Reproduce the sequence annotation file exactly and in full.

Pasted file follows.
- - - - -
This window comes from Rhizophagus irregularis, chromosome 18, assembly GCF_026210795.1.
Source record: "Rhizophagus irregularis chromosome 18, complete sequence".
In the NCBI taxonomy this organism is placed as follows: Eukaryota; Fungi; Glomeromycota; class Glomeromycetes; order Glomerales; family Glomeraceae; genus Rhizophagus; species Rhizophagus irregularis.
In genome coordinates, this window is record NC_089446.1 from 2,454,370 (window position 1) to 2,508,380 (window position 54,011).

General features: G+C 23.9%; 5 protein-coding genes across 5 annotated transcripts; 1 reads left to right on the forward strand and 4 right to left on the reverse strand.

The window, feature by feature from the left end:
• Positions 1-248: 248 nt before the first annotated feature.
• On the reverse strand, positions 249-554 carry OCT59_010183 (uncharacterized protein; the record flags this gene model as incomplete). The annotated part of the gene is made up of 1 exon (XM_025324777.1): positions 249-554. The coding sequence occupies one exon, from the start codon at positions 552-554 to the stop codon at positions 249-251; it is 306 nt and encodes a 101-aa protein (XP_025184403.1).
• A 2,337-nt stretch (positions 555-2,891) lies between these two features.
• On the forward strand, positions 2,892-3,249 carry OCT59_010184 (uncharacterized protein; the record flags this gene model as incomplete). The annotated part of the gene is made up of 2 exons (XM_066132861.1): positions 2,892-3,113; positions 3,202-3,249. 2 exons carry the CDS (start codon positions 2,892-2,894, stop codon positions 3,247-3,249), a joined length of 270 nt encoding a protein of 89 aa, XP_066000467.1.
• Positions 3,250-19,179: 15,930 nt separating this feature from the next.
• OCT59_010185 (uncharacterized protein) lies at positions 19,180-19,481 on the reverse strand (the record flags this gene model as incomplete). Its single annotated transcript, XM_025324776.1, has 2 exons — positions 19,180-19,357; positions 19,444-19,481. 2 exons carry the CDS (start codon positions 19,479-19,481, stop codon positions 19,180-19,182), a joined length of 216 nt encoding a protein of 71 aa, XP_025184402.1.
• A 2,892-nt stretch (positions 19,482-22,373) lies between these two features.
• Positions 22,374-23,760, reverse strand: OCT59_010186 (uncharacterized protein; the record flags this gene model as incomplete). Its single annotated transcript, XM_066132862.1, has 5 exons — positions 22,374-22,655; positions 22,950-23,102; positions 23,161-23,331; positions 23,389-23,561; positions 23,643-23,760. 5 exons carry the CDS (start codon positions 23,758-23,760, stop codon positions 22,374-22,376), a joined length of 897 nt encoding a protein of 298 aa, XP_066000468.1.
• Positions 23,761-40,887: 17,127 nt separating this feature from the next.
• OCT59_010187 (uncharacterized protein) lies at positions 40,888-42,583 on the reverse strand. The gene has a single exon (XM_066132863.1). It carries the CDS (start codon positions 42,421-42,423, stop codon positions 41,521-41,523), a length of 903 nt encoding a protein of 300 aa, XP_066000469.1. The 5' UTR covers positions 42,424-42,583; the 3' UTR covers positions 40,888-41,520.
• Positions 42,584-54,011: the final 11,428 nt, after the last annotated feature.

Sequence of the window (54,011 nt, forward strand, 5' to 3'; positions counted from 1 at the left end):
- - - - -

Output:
This window comes from Rhizophagus irregularis, chromosome 18, assembly GCF_026210795.1.
Source record: "Rhizophagus irregularis chromosome 18, complete sequence".
In the NCBI taxonomy this organism is placed as follows: Eukaryota; Fungi; Glomeromycota; class Glomeromycetes; order Glomerales; family Glomeraceae; genus Rhizophagus; species Rhizophagus irregularis.
In genome coordinates, this window is record NC_089446.1 from 2,454,370 (window position 1) to 2,508,380 (window position 54,011).

General features: G+C 23.9%; 5 protein-coding genes across 5 annotated transcripts; 1 reads left to right on the forward strand and 4 right to left on the reverse strand.

The window, feature by feature from the left end:
• Positions 1-248: 248 nt before the first annotated feature.
• On the reverse strand, positions 249-554 carry OCT59_010183 (uncharacterized protein; the record flags this gene model as incomplete). The annotated part of the gene is made up of 1 exon (XM_025324777.1): positions 249-554. The coding sequence occupies one exon, from the start codon at positions 552-554 to the stop codon at positions 249-251; it is 306 nt and encodes a 101-aa protein (XP_025184403.1).
• A 2,337-nt stretch (positions 555-2,891) lies between these two features.
• On the forward strand, positions 2,892-3,249 carry OCT59_010184 (uncharacterized protein; the record flags this gene model as incomplete). The annotated part of the gene is made up of 2 exons (XM_066132861.1): positions 2,892-3,113; positions 3,202-3,249. 2 exons carry the CDS (start codon positions 2,892-2,894, stop codon positions 3,247-3,249), a joined length of 270 nt encoding a protein of 89 aa, XP_066000467.1.
• Positions 3,250-19,179: 15,930 nt separating this feature from the next.
• OCT59_010185 (uncharacterized protein) lies at positions 19,180-19,481 on the reverse strand (the record flags this gene model as incomplete). Its single annotated transcript, XM_025324776.1, has 2 exons — positions 19,180-19,357; positions 19,444-19,481. 2 exons carry the CDS (start codon positions 19,479-19,481, stop codon positions 19,180-19,182), a joined length of 216 nt encoding a protein of 71 aa, XP_025184402.1.
• A 2,892-nt stretch (positions 19,482-22,373) lies between these two features.
• Positions 22,374-23,760, reverse strand: OCT59_010186 (uncharacterized protein; the record flags this gene model as incomplete). Its single annotated transcript, XM_066132862.1, has 5 exons — positions 22,374-22,655; positions 22,950-23,102; positions 23,161-23,331; positions 23,389-23,561; positions 23,643-23,760. 5 exons carry the CDS (start codon positions 23,758-23,760, stop codon positions 22,374-22,376), a joined length of 897 nt encoding a protein of 298 aa, XP_066000468.1.
• Positions 23,761-40,887: 17,127 nt separating this feature from the next.
• OCT59_010187 (uncharacterized protein) lies at positions 40,888-42,583 on the reverse strand. The gene has a single exon (XM_066132863.1). It carries the CDS (start codon positions 42,421-42,423, stop codon positions 41,521-41,523), a length of 903 nt encoding a protein of 300 aa, XP_066000469.1. The 5' UTR covers positions 42,424-42,583; the 3' UTR covers positions 40,888-41,520.
• Positions 42,584-54,011: the final 11,428 nt, after the last annotated feature.

Sequence of the window (54,011 nt, forward strand, 5' to 3'; positions counted from 1 at the left end):